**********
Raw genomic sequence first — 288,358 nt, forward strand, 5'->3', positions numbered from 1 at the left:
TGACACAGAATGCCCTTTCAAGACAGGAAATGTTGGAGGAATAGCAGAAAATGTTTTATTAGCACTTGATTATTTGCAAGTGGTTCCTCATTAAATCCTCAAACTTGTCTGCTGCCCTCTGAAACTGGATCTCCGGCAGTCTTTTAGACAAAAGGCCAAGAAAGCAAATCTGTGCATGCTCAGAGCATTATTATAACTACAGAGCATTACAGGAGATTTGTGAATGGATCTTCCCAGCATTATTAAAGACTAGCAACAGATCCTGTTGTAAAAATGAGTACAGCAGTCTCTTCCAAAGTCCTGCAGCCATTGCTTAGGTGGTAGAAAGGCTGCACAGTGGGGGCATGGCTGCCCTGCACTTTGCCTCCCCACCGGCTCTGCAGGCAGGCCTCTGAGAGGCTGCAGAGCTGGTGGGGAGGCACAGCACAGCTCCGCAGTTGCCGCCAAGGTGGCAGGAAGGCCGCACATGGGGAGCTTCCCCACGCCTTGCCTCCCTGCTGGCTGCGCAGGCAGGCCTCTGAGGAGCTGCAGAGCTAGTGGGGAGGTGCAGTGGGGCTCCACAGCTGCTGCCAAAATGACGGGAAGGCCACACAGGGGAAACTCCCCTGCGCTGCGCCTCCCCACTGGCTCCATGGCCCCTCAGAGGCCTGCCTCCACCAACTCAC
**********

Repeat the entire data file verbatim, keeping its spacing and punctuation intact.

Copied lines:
Raw genomic sequence first — 288,358 nt, forward strand, 5'->3', positions numbered from 1 at the left:
TGACACAGAATGCCCTTTCAAGACAGGAAATGTTGGAGGAATAGCAGAAAATGTTTTATTAGCACTTGATTATTTGCAAGTGGTTCCTCATTAAATCCTCAAACTTGTCTGCTGCCCTCTGAAACTGGATCTCCGGCAGTCTTTTAGACAAAAGGCCAAGAAAGCAAATCTGTGCATGCTCAGAGCATTATTATAACTACAGAGCATTACAGGAGATTTGTGAATGGATCTTCCCAGCATTATTAAAGACTAGCAACAGATCCTGTTGTAAAAATGAGTACAGCAGTCTCTTCCAAAGTCCTGCAGCCATTGCTTAGGTGGTAGAAAGGCTGCACAGTGGGGGCATGGCTGCCCTGCACTTTGCCTCCCCACCGGCTCTGCAGGCAGGCCTCTGAGAGGCTGCAGAGCTGGTGGGGAGGCACAGCACAGCTCCGCAGTTGCCGCCAAGGTGGCAGGAAGGCCGCACATGGGGAGCTTCCCCACGCCTTGCCTCCCTGCTGGCTGCGCAGGCAGGCCTCTGAGGAGCTGCAGAGCTAGTGGGGAGGTGCAGTGGGGCTCCACAGCTGCTGCCAAAATGACGGGAAGGCCACACAGGGGAAACTCCCCTGCGCTGCGCCTCCCCACTGGCTCCATGGCCCCTCAGAGGCCTGCCTCCACCAACTCAC